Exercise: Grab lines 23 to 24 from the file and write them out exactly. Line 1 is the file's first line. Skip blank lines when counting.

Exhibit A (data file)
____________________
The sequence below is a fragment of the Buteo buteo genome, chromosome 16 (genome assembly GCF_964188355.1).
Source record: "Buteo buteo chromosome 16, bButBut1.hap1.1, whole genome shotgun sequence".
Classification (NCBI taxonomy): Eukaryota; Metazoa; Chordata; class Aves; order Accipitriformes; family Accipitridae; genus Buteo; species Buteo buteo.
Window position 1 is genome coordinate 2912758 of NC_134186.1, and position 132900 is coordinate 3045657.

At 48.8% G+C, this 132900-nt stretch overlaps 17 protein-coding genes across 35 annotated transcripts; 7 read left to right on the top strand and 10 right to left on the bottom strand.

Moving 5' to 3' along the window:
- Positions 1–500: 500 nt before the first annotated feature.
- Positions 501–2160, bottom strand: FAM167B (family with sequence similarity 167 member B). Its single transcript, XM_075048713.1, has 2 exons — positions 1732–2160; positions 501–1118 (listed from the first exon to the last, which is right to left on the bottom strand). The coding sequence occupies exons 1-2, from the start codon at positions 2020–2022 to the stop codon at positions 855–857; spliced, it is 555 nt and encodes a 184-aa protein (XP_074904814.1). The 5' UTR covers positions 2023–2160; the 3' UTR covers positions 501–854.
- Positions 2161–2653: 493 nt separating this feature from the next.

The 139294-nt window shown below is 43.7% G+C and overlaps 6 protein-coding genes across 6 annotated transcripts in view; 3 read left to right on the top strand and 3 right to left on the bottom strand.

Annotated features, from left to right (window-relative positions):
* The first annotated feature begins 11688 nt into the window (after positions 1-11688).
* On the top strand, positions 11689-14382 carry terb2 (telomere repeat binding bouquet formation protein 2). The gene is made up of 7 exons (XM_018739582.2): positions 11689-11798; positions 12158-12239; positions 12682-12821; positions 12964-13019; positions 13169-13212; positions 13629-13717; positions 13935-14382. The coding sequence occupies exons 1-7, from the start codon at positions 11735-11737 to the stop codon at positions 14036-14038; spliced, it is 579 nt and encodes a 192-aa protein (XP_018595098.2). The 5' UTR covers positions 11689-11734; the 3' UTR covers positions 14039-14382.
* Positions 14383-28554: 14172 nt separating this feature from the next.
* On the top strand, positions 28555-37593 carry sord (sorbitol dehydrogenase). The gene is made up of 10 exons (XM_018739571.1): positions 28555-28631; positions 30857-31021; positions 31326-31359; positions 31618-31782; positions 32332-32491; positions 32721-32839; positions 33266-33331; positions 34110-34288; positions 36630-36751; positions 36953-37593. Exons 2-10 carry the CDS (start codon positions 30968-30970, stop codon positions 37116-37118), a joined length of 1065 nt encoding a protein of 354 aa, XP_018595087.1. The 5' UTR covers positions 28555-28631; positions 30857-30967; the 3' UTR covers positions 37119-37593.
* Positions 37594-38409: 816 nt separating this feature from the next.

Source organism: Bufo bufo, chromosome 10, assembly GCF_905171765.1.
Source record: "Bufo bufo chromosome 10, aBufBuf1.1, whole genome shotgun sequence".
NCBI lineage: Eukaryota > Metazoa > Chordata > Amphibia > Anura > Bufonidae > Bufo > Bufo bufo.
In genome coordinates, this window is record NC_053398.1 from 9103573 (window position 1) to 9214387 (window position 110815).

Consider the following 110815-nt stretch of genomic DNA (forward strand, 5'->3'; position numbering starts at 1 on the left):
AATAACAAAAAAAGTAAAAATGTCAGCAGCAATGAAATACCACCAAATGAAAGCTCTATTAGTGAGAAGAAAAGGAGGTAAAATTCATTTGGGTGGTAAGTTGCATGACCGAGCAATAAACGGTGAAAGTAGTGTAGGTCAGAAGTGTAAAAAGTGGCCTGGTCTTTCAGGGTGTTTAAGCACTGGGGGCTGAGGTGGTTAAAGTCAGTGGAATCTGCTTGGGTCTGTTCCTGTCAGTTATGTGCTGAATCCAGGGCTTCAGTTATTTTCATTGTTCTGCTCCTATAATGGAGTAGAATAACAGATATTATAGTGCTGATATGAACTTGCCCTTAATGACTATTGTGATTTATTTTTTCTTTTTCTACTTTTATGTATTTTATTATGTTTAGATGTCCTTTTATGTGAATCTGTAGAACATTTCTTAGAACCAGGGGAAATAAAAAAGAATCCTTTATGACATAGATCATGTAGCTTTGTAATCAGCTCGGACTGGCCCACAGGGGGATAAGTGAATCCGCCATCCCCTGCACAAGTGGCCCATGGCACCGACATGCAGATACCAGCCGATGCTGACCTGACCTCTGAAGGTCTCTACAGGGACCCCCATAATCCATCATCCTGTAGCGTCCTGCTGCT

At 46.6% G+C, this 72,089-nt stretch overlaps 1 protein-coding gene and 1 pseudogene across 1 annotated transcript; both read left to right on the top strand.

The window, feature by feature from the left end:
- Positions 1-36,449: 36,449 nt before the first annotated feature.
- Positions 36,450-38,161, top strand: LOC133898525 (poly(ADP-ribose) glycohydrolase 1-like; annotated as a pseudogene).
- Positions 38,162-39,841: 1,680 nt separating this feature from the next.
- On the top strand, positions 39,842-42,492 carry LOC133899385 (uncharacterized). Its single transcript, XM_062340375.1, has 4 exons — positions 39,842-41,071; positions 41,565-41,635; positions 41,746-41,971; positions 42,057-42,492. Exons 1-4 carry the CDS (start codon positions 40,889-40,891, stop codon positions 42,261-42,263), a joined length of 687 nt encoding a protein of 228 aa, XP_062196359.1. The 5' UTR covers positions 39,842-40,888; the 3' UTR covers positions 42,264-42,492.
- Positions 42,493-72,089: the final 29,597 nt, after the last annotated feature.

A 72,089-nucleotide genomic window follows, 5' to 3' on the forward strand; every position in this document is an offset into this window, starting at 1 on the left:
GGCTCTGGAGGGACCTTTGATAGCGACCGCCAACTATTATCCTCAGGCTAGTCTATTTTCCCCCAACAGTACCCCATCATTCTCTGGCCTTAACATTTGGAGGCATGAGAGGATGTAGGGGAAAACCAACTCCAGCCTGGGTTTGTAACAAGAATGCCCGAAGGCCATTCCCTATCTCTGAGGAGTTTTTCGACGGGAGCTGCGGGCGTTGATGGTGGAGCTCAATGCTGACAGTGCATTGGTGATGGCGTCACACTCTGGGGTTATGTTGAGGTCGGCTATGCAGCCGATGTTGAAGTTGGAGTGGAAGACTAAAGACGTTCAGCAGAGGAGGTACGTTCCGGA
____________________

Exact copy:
At 46.6% G+C, this 72,089-nt stretch overlaps 1 protein-coding gene and 1 pseudogene across 1 annotated transcript; both read left to right on the top strand.

The window, feature by feature from the left end: